Island of Death (1977)
By: J.R. McNamara on October 28, 2011  | 
Arrow Films (UK) | All Regions, PAL | 4:3 | English DD 1.0 | 101 minutes (Full Specs)
The Movie
Cover Art
Director: Nico Mastorakis
Starring: Bob Belling, Jane Ryall, Jessica Dublin, Janice McConnel
Screenplay: Nico Mastorakis
Country: Greece
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I admire director Niko Mastorakis more than I admire almost any other director. All too often we hear that a horror or exploitation film was made as the writer and or director wanted to create a discussion about some ill in the world. Mastorakis has no such delusions of grandeur: as a matter of fact, he openly laughs at those who would attempt to find absent subtext in what I choose to call one of the greatest exploitation films ever made: Island of Death. Mastorakis admits that the script is based around a series of murderous and perverse ideas brought to him, and that the only reason he made it was because he heard that The Texas Chain Saw Massacre was made for almost no money, but earned a heap of it.

Our film starts with a man trapped in a lime pit, begging for assistance from a girl sitting on the edge, which she denies him. We suddenly flashback to a few days earlier, where we meet the couple, Christopher (Bob Belling) and Celia (Jane Ryall) landing on the Isle of Mykonos for a bit of a holiday . After getting some accommodation on the island, they call Christopher's mother, as he wants his mother to hear him and Celia screwing in the phone booth.

As the story unfolds we learn that these two are…well, crazy. They refer to each other as husband and wife, and then cousins (the real truth is revealed later), and start to rape, molest and kill their way through the islands denizens, and its goats.

Immediately, I have to comment on both the acting and the direction: both fucking terrible. Half the time it feels like the actors learnt their script a half an hour earlier, and may have idiot cards to help them with their lines (funnily enough, the worst actor is probably Mastorakis himself: a true crime against good acting). That is not to say all the acting was dire. Belling (aka Robert Behling) is sufficiently devious and menacing, and the pretty Ryall (aka Jane Lyle) maintains an amazing sense of innocence through the entire proceeding, even during any acts of perversion in which she is involved.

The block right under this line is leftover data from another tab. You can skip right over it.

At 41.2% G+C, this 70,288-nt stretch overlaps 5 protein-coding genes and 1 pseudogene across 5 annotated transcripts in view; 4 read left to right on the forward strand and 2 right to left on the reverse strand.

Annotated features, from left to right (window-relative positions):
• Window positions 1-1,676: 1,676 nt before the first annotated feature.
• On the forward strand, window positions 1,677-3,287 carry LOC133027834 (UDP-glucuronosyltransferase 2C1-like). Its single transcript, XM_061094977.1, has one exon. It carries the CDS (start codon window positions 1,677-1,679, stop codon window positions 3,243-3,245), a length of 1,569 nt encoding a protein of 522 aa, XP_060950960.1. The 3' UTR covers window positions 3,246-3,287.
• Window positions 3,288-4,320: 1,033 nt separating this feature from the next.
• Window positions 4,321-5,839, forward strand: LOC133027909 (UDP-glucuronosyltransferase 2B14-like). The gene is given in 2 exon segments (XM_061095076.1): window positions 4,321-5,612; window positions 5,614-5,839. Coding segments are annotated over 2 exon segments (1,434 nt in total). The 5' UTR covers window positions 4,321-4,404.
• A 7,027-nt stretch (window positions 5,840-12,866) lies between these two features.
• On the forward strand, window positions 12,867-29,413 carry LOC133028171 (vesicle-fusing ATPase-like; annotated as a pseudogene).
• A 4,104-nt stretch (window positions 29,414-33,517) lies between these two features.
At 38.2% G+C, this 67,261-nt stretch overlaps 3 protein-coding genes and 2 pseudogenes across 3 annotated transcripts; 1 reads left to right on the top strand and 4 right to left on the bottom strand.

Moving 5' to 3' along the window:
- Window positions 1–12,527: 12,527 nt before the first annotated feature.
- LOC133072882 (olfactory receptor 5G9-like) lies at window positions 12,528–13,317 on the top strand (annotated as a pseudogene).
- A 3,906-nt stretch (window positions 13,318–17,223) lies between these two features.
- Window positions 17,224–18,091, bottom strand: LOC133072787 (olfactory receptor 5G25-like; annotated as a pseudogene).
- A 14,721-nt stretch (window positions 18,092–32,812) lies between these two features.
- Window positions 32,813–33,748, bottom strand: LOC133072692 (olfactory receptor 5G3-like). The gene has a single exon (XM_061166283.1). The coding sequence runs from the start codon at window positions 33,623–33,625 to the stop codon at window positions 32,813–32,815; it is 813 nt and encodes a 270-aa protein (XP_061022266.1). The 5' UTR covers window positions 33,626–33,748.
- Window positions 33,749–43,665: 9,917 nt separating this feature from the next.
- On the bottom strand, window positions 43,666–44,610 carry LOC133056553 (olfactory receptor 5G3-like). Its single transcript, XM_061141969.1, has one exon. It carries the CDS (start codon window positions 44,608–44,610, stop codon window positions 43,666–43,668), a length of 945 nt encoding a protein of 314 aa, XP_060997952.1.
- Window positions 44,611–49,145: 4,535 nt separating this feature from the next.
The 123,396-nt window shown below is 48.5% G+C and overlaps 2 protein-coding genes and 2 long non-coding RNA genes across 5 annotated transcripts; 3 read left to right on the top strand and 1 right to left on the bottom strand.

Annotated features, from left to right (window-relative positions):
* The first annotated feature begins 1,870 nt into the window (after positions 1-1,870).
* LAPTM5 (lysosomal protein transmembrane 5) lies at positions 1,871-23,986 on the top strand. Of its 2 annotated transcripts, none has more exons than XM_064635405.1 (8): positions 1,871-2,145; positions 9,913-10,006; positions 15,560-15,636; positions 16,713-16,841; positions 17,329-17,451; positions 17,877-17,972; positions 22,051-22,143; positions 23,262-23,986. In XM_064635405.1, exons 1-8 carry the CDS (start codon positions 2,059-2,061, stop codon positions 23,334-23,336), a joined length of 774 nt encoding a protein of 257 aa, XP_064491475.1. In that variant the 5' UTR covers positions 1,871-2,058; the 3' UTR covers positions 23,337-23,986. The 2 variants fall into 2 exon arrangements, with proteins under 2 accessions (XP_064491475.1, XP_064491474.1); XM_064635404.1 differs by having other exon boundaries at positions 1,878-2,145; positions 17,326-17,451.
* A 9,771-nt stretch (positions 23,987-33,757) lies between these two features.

In general Mastorakis' direction is OK, but now and again, the camera drops out of focus, or the initial set-up is at odds with what may be deemed 'good cinema'. He does however have some picturesque scenes that show of the beauty of Mikonos.

The thing is though that none of that matters. The film is just nutty enough that one can't keep their eyes from it as the unfolding tale is ridiculous and I for one, think it is a great example of what 'exploitation' should be. All of us fans of sick cinema should thank both Mastorakis and Arrow films for the opportunity to see this film uncut.
Considering this film is over 30 years old, the image is amazing. It is presented in 1.33:1 and whilst there is an occasional sequence that is artifact heavy, in general, it looks solid.
This film is only presented in mono but it is a decent and clear soundtrack. There are occasional audio sync issues, but I think that is the original mastering rather than anything Arrow have done.
Extra Features
The Directors Commentary is performed by Niko Mastorakis and is hosted by Calem Waddell. It's an excellent commentary that discusses all sorts of things, including Freud, psychoses… so many subjects are covered and Mastorakis' tongue in cheek humour is wonderful.

Interview with director Niko Mastorakis is quite possibly one of my favourite interviews ever. Mastorakis discusses his motives for making the film, and his career in general. He also talks about something all viewers who have seen this film are aware of: he is a shit actor!

Live Q & A is a hilarious discussion Mastorakis has with an audience before and after a viewing of the film. He is very self-depreciating and amusing.

Original theatrical trailer is just what it says it is, but the film is under the title Cruel Destination.

The Music of Island of Death is really nothing more than a musical interlude with stills and footage from the film as visual cues for it. I actually like the music accompanying this film, especially 'Destination Understanding'. Speaking of which…

Re-recording of 'Destination Understanding' is a look at the garage punk band Acid Fascists, indie band Sea Bass Kid, riot grrl band The Fnords, bluegrass band The Southern Tenant Folk Union and Extreme noise band Kylie Minoise (with Goat) recording the title track from the film. All the bands find a different voice within the song and are barely comparable. However, that being said: the Acid Fascists version is the best, by far.

In addition, this DVD has a reversible cover with different artwork on each side, an Island of Death poster, and an 8 page booklet featuring an essay by David Hayles.
The Verdict
At first I wasn't sure if this film was so bad it only deserved one star for being sick, depraved and horrible, but then I realized that it deserves five stars for exactly the same reason. This is a fascinating film packaged with a great collection of extras. Well done, Arrow!
Movie Score
Disc Score
Overall Score

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